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HomeArts-EntertainmentExhibitsSTJ Gallery Features 'Snorkel Man' and 'On These Shores'

STJ Gallery Features ‘Snorkel Man’ and ‘On These Shores’

Janet Cook-Rutnik's series of photos of second-hand figures on Hawksnet Beach are part of the display. (Submitted photo)
Janet Cook-Rutnik’s series of photos of second-hand figures on Hawksnest Beach are part of the display. (Submitted photo)

Migrations and multiculturalism are explored in a contemporary art exhibition opening at 6 p.m. Saturday at Bajo El Sol Gallery in Cruz Bay.

The exhibition, which features installations, videos and photographic essays, is the work of Janet Cook-Rutnik in collaboration with William Steltzer and Sigi Torinus.

One component of the exhibition, titled “On These Shores,” began more than 10 years ago when Cook-Rutnik first started collecting miniature figures from flea markets and curio shops. She photographed these figures at Hawksnest Beach on St. John in ways meant to evoke “the many migrations of myriad peoples who have made their way to these shores over the last 400 years,” according to the show’s catalogue.

A second component of the exhibition, titled “Snorkel Man,” was also photographed in the V.I. National Park. Portrayed by Kurt Marsh, a St. John artist and community activist, “Snorkel Man” is “intended to provoke questions about the difficulties involved in trying to conduct business and go about work wearing fins, a snorkel and mask,” according to Cook-Rutnik. “This becomes a metaphor illustrating the strangeness of trying to do business in an environment that seems designed for play.”

Cook-Rutnik, who moved to St. John 50 years ago, is intrigued by social and environmental issues and the shifts that have taken place in the islands as tourism has become the dominant force of the economy.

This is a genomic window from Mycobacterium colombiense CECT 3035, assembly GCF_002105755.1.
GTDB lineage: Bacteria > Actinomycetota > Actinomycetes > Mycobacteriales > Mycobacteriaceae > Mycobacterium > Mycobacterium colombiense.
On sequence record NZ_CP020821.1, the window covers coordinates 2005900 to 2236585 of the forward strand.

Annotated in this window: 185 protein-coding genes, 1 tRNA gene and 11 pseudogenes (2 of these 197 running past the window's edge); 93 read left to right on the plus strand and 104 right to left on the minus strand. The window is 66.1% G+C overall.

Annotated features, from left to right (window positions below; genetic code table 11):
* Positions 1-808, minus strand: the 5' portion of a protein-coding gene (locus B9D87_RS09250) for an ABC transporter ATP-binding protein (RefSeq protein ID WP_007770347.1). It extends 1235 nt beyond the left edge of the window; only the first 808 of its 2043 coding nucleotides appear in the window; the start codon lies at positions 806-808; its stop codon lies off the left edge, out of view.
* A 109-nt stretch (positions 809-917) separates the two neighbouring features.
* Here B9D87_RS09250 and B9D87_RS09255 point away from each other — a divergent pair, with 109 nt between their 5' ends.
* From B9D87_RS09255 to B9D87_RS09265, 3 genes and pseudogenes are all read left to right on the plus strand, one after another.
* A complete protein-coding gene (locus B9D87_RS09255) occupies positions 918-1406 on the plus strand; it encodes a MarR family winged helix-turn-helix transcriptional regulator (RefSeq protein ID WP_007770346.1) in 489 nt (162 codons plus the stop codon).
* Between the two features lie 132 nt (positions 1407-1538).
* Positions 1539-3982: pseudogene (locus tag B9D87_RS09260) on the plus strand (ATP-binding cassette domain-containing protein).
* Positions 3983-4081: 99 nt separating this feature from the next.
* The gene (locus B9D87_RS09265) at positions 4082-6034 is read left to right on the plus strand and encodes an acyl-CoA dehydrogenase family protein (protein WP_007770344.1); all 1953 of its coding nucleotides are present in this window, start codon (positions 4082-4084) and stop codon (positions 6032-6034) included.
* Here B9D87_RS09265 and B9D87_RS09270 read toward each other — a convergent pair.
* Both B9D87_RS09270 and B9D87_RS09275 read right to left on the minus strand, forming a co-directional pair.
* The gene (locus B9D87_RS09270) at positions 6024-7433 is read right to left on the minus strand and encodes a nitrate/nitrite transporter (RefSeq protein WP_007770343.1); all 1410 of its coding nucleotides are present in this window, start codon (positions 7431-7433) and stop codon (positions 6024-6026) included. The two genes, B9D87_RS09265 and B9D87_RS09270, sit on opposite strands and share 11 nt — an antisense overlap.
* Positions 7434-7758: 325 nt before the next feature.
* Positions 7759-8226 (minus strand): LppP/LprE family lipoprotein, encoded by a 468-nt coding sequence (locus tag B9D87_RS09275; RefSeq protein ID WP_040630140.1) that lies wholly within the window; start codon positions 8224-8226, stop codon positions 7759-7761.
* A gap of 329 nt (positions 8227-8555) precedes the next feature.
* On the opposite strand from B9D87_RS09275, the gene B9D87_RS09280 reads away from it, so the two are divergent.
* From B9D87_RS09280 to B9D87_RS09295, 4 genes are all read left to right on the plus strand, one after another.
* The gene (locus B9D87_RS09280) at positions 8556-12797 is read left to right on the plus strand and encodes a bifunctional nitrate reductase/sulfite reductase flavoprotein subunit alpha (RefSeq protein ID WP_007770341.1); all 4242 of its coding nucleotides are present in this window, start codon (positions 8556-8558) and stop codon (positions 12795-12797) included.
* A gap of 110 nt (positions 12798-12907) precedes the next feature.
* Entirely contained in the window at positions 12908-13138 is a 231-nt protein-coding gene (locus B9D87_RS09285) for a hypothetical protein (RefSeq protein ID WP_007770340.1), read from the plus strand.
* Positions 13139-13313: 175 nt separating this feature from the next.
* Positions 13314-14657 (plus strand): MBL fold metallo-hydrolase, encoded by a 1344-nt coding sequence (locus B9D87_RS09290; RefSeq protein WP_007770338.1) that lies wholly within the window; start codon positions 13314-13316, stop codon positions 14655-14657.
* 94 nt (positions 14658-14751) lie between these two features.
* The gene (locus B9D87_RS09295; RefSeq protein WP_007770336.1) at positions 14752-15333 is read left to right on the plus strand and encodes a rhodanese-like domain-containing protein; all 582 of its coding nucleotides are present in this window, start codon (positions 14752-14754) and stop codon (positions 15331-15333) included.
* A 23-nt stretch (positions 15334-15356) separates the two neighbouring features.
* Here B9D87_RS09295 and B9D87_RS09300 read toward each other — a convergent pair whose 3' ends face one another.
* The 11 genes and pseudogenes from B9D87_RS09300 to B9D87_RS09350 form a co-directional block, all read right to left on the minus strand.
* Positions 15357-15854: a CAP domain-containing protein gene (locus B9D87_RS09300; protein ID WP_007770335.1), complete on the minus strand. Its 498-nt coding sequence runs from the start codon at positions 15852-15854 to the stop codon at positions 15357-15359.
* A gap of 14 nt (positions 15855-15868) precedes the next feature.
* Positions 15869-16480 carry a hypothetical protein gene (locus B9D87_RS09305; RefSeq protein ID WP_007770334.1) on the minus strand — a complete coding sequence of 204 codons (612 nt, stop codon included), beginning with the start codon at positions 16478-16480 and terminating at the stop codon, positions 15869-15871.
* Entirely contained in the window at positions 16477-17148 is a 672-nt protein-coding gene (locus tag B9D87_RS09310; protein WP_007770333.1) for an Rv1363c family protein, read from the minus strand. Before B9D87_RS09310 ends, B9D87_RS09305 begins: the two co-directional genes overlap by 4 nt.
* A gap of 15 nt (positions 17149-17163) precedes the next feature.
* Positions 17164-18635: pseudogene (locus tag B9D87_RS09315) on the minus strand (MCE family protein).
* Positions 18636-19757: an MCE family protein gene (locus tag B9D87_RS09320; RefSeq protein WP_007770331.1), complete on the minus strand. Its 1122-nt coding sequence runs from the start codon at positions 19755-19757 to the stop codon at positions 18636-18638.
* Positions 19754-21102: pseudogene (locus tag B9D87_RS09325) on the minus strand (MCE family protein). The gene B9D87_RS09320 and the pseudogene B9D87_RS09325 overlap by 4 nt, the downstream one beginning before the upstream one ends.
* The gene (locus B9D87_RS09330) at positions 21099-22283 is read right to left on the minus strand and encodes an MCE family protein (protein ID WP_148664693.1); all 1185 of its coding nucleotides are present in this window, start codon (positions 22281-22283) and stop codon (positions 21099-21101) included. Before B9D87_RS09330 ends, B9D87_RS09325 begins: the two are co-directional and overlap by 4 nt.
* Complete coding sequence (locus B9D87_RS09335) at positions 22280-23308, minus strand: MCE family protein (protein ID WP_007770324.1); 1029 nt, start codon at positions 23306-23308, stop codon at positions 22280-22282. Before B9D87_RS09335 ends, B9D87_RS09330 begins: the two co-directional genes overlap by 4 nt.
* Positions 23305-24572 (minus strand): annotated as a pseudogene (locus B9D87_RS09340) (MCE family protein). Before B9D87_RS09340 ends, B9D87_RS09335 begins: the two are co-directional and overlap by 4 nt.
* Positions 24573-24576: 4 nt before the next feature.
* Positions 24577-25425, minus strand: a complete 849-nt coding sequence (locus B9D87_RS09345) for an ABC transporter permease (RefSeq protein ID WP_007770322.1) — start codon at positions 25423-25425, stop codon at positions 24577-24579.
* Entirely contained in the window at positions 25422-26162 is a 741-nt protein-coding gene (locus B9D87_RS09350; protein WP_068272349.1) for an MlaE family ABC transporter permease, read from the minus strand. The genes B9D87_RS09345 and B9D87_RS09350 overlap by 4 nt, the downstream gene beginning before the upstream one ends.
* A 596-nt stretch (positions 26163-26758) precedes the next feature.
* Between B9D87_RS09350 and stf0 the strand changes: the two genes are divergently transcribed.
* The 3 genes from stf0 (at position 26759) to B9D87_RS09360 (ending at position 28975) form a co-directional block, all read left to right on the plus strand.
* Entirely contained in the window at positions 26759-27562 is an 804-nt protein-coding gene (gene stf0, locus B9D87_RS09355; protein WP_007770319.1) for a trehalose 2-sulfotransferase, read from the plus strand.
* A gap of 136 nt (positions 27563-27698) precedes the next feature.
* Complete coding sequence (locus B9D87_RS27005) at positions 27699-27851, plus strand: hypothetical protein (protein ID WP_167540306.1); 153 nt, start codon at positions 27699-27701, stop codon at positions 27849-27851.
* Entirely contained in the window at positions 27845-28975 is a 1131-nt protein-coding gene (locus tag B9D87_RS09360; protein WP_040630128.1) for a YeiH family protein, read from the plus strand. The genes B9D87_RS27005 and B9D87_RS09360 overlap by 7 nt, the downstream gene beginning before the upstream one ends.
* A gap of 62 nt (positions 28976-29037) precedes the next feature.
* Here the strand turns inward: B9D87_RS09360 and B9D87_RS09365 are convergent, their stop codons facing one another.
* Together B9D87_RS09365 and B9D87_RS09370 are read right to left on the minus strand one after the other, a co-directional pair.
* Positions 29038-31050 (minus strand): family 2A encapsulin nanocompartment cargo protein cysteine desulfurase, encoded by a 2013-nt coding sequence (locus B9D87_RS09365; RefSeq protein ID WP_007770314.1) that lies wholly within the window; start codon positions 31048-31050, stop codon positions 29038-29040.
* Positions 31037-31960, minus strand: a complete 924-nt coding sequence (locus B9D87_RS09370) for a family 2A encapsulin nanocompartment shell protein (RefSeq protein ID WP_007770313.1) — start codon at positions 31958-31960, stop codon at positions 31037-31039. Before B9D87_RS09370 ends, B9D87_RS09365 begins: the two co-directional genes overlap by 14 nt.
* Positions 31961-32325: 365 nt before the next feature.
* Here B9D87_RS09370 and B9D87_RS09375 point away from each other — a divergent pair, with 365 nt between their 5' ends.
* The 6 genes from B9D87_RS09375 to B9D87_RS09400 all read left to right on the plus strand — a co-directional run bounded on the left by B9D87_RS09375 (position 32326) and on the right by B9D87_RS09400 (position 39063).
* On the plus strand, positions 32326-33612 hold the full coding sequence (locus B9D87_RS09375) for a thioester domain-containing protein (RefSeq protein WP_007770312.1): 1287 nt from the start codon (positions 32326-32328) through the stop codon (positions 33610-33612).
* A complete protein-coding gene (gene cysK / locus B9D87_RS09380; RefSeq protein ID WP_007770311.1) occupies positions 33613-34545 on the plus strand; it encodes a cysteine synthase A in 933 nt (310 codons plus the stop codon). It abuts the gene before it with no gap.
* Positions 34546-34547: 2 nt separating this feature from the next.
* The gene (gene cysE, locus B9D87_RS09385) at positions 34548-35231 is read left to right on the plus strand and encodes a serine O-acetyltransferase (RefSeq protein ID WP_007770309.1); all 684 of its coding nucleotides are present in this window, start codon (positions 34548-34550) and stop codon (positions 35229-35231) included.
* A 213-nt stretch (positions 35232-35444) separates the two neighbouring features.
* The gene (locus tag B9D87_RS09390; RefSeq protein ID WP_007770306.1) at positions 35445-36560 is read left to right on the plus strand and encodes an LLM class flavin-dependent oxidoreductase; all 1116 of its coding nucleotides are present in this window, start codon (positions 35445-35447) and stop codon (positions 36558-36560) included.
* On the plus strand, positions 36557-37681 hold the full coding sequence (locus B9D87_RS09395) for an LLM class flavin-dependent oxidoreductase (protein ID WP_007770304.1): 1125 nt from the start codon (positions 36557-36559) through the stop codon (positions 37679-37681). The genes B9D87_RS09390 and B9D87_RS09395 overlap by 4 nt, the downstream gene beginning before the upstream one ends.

'Snorkel Man' is a series reflecting on the difficulty of life in a tourist paradise. (Submitted photo)
‘Snorkel Man’ is a series reflecting on the difficulty of life in a tourist paradise. (Submitted photo)

“Living in the constant carnival of a resort based-economy, we are reminded daily of the dreamy life the tourist is experiencing as we toil under the tropical sun hoping to change roles with him or her or simply secure our daily bread and prepare for the future,” Cook-Rutnik said. “This ‘dreamy life’ is a part of our lives in a very special way as we on St. John truly are living in a National Park, which is a preserve for nature.”

The artwork, intended to be both humorous and serious, deals with the realm of imagination and “offers infinite possibilities for the narrative each individual chooses to make of their life.”

The show will be up for one week only; the last day to see the show will be July 20, which happens to be the 50th anniversary of Cook-Rutnik’s arrival in the Virgin Islands.

More information is available by calling the gallery at 340-693-7070.

Editor’s note: Bajo El Sol Gallery is owned by Priscilla Hintz Rivera Knight and her husband David Knight. David Knight also works as a Source copy editor.

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